“I see,” Kamballa hummed they had gone in a cave, since Winter needed to make it rain. Looking at the water as it fall from the sky, she knew the child wasn’t lying.
“To think that this world was saved by children,” Athan said looking at the cave walls, this would be perfect for a tribe, expect the lack of water, would kill most of the children.
“The elder should talk to her,”
“Old man Narrie?” Athan asked very few lived to his age, sixty-five, most came close. Then they got caught by snakes or any other wild animal.
“Of course, the elder would be able to pass her story on,” Kamballa forgot how stupid her husband was, not all men were like this, it was just her luck that Athan wasn’t one of them.
“Is something wrong?” The two adults jumped at the sound Winter’s voice. The white haired girl walked into the cave, wondering why the two had stayed, didn’t they have a daughter?
“You need to see the elder, and you’re wet,” Kamballa said looking at the small girl.
“Rain, it does that,” Winter looked at the paintings on the wall. It looked like a message, in picture form. Dots and lines, making it seem like a camp site.
“It shows that someone used this for a tribe, before moving on,” Athan noticed that Winter was looking at the painting, there was one next to it, showing what animals lived around here.
“It confuses me,” Athan said looking at the dirt wall in front of him; they needed to find something to eat, and instead found the new Winter spirit, whose name is Winter.
“We should go back,” Kamballa stated now that the rain stopped, but it seemed the young girl was making it rain somewhere else.
“Sure, I can help you catch something,” Winter knew that they were hunting because they needed meat, but now that that stage of the world’s tempter was gone. There might be more plants, so they didn’t need to eat just meat.
“If you want,” Athan said as they walked out, Winter unfroze they’re weapons when she was sure, that they weren’t going to attack her.
“So, what did you bring and what took you so long,” An old man said as they walked into his cave. Each mountain had a few caves, some were smaller than others and it was set on dark rock. Winter didn’t want to know how tall it was.
“We ran into someone,” Kamballa told him as she bowed. Winter looked at the old man. His hair was starting to go white, but there was black, here and there. Along with his bred that went to his knees.
“Narrie we don’t hurt children,” Athan reminded him while pulling Winter behind him.
“Children don’t have white hair,” Narrie shouted the rest of the tribe was getting water or looking for food. Athan and Kamballa were late, so they had more people look for food.
“Why don’t I tell him?” Winter asked the two in front of her “If he wants to listen, if he doesn’t I can leave,”
“I’ll listen, but if it doesn’t add up, I’ll kill you,” Narrie didn’t want anyone to hurt his people, everyone in his tribe where children and no one was going to hurt them.
Narrie sat there, when Winter told him what happened. There was something about the white haired man, which made Winter want to tell him everything.
“White people are strange,” Narrie said breaking the silence. He didn’t know how parents could act like that, but there was something she sa-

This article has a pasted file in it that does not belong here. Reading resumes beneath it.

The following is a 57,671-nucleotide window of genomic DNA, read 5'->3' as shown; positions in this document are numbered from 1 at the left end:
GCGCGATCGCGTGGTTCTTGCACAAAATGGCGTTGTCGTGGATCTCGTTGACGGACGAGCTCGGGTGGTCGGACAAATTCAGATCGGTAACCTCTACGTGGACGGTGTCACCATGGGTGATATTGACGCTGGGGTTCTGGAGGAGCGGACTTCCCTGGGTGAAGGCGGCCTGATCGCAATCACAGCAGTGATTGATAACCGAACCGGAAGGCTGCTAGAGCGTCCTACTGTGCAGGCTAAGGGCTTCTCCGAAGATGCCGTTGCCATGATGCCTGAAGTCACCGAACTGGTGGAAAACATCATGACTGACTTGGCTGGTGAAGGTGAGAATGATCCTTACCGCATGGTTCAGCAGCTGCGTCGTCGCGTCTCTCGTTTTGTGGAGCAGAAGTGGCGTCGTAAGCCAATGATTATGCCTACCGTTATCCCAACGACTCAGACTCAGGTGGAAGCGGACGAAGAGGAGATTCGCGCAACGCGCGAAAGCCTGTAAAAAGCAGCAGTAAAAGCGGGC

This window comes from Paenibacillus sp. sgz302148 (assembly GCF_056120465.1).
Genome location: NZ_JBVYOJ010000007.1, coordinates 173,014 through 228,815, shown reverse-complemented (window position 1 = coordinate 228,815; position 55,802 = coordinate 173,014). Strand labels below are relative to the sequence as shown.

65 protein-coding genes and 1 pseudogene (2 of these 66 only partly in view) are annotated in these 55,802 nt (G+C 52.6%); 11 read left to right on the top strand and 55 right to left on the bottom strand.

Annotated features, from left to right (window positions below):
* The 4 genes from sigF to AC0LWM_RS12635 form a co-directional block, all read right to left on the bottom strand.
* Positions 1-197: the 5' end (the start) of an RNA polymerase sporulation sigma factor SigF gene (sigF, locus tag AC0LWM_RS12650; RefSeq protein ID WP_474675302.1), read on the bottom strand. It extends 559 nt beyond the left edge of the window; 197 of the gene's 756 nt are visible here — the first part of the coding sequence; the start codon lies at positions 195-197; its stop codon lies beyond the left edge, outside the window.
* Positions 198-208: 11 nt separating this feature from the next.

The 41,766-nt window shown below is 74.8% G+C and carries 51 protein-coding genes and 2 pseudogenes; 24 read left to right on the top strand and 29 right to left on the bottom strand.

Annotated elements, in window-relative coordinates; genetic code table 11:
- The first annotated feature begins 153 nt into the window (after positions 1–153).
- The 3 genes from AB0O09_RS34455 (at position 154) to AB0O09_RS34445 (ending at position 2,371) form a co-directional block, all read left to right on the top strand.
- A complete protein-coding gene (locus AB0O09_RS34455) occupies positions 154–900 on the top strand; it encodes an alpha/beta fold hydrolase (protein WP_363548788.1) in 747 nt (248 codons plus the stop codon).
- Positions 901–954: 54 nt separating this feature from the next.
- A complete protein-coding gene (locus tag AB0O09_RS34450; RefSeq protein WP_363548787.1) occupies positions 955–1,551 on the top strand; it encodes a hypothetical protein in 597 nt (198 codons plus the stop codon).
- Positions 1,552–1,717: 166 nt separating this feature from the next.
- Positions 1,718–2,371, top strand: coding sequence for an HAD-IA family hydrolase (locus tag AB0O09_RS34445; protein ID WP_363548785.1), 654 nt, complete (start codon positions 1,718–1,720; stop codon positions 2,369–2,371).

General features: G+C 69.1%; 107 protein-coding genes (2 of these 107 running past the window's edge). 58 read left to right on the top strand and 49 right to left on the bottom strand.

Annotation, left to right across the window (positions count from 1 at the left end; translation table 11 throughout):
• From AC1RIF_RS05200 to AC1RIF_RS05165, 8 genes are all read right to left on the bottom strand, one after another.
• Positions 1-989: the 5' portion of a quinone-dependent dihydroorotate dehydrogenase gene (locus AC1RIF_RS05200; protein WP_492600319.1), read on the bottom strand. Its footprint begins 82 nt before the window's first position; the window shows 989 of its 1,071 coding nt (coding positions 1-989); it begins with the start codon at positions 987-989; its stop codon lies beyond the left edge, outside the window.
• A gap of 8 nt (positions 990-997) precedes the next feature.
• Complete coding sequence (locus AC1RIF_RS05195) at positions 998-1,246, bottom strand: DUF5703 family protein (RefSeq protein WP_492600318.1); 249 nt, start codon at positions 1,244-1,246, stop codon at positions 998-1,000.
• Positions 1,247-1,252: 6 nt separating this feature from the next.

“Yes there are four of us,”
“So what order are you going in?” Narrie asked Athan and Kamballa went to find their daughter, who was turning fifteen.
“We’re in the middle of the year. It would go Summer, Autumn, then I would go and finally Spring, the last two months would be Summer,” When Winter thought about it, Summer was the first and last season in the South, while it would be the same for her in the North.
“Of course Amarina,” Narrie knew that the girl sitting in front of him wasn’t normal. If she wasn’t a demon, then she had to be a god. Well a goddess since she’s female.
“It means rain, and you’re a Winter goddess, so we’ll need a have a name that’s not the same as the thing you bring,”
“So you’re going to name the season after me?” Winter asked as she looked at the paintings on the wall. Most seemed to be of animal prints, along with a giant painting of a snack.
“And the others,”
“So you’re going to tell everyone?”
“We have a tribal meeting in a month, so I’ll tell them,” Narrie knew that a white winter goddess wasn’t too hard to believe. Since most of the time the sun wasn’t out “Think you could tell me about the others?”
“Winter are you here,” Spring shouted as she walked around the tribe. It seemed that they lived in caves. That and most of the snow was gone making the river next to it.
“So must be Kailea’s friend,” A woman said a young girl walking behind her.
“Winter, but we didn’t want to mix her up with her season,” A man said holding a basket in his hands, with what it seemed fish?
“Where is she?”
“She’s talking to the elder, I’m Kamballa, my husband Athan and my daughter Kyleigh,” Kamballa said looking at the Spring spirit.
“We can show you the way,” Kyleigh said her dark brown eyes looking at Spring’s dark hair. Spring didn’t like having blonde hair, so she asked Daisy to change it.
The three showed her to a cave that was on the lowest level, made sense that the fittest lived at the top, while the elderly lived at the bottom.
“Hey Spring, it’s your turn?” Winter asked as she walked out of the cave. An elderly man behind her, he looked at Spring and Winter like he was trying to see something.
“So this is the goddess of spring,” He shouted “The goddess of winter and spring in the same day! How lucky are we,”
“So this is Kailea,” Kyleigh said as she looked at white hair girl “It fits,”
“We must get going,” Spring said she needed to get away from these people, who kept calling Winter, everything, but her name!
“See ya Amarina and Carina,”
Winter was going to have to explain this.